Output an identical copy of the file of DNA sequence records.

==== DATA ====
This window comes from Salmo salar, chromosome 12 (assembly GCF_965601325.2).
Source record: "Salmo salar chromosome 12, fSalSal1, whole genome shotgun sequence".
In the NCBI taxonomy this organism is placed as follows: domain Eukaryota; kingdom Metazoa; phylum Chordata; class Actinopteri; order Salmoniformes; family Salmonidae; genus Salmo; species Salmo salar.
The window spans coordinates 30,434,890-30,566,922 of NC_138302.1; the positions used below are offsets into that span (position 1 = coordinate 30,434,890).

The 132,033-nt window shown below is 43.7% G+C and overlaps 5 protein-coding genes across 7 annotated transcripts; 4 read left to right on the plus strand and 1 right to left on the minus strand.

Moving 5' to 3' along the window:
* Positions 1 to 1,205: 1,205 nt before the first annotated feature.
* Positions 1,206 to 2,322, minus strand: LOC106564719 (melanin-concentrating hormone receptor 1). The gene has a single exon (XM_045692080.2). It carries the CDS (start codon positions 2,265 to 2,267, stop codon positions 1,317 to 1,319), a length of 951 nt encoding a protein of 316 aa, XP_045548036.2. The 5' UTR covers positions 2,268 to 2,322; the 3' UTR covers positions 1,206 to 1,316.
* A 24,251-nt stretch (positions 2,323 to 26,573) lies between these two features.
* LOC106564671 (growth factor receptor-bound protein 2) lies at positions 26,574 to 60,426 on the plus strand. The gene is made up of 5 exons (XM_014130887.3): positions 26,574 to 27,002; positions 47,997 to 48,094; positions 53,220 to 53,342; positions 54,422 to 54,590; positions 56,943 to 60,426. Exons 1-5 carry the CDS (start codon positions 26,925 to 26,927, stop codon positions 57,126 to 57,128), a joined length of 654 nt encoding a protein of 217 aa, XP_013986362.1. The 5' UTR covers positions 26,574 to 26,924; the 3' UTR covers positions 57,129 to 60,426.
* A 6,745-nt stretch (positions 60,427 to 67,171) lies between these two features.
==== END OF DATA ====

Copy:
This window comes from Salmo salar, chromosome 12 (assembly GCF_965601325.2).
Source record: "Salmo salar chromosome 12, fSalSal1, whole genome shotgun sequence".
In the NCBI taxonomy this organism is placed as follows: domain Eukaryota; kingdom Metazoa; phylum Chordata; class Actinopteri; order Salmoniformes; family Salmonidae; genus Salmo; species Salmo salar.
The window spans coordinates 30,434,890-30,566,922 of NC_138302.1; the positions used below are offsets into that span (position 1 = coordinate 30,434,890).

The 132,033-nt window shown below is 43.7% G+C and overlaps 5 protein-coding genes across 7 annotated transcripts; 4 read left to right on the plus strand and 1 right to left on the minus strand.

Moving 5' to 3' along the window:
* Positions 1 to 1,205: 1,205 nt before the first annotated feature.
* Positions 1,206 to 2,322, minus strand: LOC106564719 (melanin-concentrating hormone receptor 1). The gene has a single exon (XM_045692080.2). It carries the CDS (start codon positions 2,265 to 2,267, stop codon positions 1,317 to 1,319), a length of 951 nt encoding a protein of 316 aa, XP_045548036.2. The 5' UTR covers positions 2,268 to 2,322; the 3' UTR covers positions 1,206 to 1,316.
* A 24,251-nt stretch (positions 2,323 to 26,573) lies between these two features.
* LOC106564671 (growth factor receptor-bound protein 2) lies at positions 26,574 to 60,426 on the plus strand. The gene is made up of 5 exons (XM_014130887.3): positions 26,574 to 27,002; positions 47,997 to 48,094; positions 53,220 to 53,342; positions 54,422 to 54,590; positions 56,943 to 60,426. Exons 1-5 carry the CDS (start codon positions 26,925 to 26,927, stop codon positions 57,126 to 57,128), a joined length of 654 nt encoding a protein of 217 aa, XP_013986362.1. The 5' UTR covers positions 26,574 to 26,924; the 3' UTR covers positions 57,129 to 60,426.
* A 6,745-nt stretch (positions 60,427 to 67,171) lies between these two features.